“Hello, can you hear me?”
Hosted VoIP has been a blessing in our lives for more than 25 years now, but if you are reading this, you may have experienced some of the challenges that go with it.
Even though hosted VoIP services are a flexible, scalable and cost-efficient solution for businesses, unlike traditional telephone systems that used physcial wiring, hosted VoIP is sensitive to network conditions. So if the network your calls are traversing hasn’t been optimised, or your internet provider isn’t prioritising VoIP sufficiently, you may be experiencing some intermittent call quality issues. But how do you know for which of these is the cause?
The aim of this guide is to help you to determine exactly what’s causing your hosted VoIP call quality issues, as well as provide you with the proof so you can fix it.
You know you have a network problem when you hear distorted and unclear words; the sound is not consistent (it is starting and stopping constantly), or there are significant delays when someone is talking that eventually lead to people talking over each other.
If these call quality issues happen very rarely, or only when you speak to the same person, it’s likely to be a fault at the other end. If however it’s happening several times a day, on multiple calls in your business, it’s likely an internal or external network issue that needs to be addressed.
How to overcome
To overcome any hosted VoIP call quality issues, we recommend using a network test tool called PingPlotter, that will help you to quickly identify what’s causing the problem. Then you can either resolve the issue yourself, or use the captured data along with the examples in this guide, to get a third party to pay attention and resolve the issue.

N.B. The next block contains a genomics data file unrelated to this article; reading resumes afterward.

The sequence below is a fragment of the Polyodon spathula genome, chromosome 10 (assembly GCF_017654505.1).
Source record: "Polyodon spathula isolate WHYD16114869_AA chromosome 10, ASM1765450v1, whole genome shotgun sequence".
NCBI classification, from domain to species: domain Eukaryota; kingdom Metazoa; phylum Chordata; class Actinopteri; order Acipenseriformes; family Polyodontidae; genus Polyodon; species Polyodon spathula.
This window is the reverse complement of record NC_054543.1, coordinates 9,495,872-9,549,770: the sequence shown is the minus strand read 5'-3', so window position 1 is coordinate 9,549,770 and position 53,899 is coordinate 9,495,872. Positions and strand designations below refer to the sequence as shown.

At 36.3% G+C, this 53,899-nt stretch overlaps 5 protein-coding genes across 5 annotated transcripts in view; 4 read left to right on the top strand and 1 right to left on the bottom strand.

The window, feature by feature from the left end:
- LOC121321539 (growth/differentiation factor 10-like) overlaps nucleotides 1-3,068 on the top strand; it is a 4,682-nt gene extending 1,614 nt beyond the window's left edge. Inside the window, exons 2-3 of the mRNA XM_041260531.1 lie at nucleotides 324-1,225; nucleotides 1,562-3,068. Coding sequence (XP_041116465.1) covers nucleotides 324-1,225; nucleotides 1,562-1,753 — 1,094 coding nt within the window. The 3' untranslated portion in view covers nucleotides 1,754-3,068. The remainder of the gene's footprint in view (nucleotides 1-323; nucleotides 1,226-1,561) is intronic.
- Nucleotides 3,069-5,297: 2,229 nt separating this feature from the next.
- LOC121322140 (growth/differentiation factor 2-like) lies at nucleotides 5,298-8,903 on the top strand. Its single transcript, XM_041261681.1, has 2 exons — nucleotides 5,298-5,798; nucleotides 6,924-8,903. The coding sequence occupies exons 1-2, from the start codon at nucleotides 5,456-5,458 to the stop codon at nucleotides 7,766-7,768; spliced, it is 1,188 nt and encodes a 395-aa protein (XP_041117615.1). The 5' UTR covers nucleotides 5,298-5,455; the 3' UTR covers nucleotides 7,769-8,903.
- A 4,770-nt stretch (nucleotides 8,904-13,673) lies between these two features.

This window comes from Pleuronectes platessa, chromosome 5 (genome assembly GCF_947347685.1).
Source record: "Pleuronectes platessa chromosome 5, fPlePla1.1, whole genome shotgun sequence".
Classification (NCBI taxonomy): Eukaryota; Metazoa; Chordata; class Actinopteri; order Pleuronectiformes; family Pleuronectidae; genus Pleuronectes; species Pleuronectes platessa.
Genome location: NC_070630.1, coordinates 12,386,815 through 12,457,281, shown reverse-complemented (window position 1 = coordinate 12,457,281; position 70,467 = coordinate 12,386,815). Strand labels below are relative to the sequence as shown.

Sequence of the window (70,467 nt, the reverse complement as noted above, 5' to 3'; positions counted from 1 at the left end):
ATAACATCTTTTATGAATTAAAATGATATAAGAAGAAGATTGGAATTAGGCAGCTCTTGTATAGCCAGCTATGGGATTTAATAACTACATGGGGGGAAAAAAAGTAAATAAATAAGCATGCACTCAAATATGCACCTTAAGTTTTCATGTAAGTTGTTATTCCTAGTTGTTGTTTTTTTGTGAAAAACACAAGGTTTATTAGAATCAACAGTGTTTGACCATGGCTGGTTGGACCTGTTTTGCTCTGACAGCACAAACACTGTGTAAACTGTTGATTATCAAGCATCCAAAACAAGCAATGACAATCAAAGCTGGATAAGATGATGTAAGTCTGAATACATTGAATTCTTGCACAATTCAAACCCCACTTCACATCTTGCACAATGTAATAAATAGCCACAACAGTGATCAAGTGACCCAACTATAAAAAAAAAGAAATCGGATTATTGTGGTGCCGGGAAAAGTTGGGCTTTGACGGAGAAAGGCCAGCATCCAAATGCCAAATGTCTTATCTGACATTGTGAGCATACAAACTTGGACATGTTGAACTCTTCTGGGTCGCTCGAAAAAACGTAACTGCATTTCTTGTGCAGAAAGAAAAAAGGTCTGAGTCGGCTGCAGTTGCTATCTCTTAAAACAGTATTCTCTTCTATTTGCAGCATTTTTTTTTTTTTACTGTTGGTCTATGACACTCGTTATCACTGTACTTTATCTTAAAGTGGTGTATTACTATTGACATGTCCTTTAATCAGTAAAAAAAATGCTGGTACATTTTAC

5 Steps to Troubleshoot Hosted VoIP issues
Choose a Windows or macOS device on your network that you can leave powered on for a couple of weeks. If you are using a web or desktop client with your hosted VoIP service, it’s best to install the PingPlotter agent on one of the end user devices that’s reported an issue with call quality.
Download and install a free 14 day trial of PingPlotter here: https://pingplotter.com/download
Once installed open PingPlotter and in the ‘Enter target name or IP’ box, put the IP address or domain name of your hosted VoIP service. Leave all of the other settings as default and click the green play button to start tracing.
Now that a trace is running to your hosted VoIP service, PingPlotter will start to measure the performance of every device along the path to your VoIP service. Each device is called a ‘Hop’ and is displayed in a row with its IP address and name, along with its latency, jitter and packet loss.
Ask your end users to record the date, time, telephone numbers involved and a description of any poor call quality calls they experience. Ask them to be as specific as possible in their description, e.g. popping, crackling, I couldn’t hear them, they couldn’t hear me etc, as this will help identify the problem.
When a poor quality call is reported scroll the timeline graph in PingPlotter to the date and time that the call occurred. You can change the timeframe of the graph to 24 hrs so it’s eas-ier to navigate. Then right click on the graph around the time of the call and select 10 min-utes again. The graph is now showing you a live record of the ‘network conditions’ at exactly the time this call was made.
Interpreting the results
The main question you are trying to answer is whether it’s an issue with your local network, which you can quickly resolve internally, or if it’s a problem with something external like your ISP or hosted VoIP provider. The good news is, PingPlotter will help you to determine exactly that.
The most important thing to remember when interpreting the results, is that we have to start looking at the final destination first, i.e. your hosted VoIP service. You may see packet loss, high latency or jitter in the hops before it, but if this isn’t shown in the final destination, it isn’t the cuase of your problem. You need to start at the final destination and then look back until you find the first hop showing similar symptoms.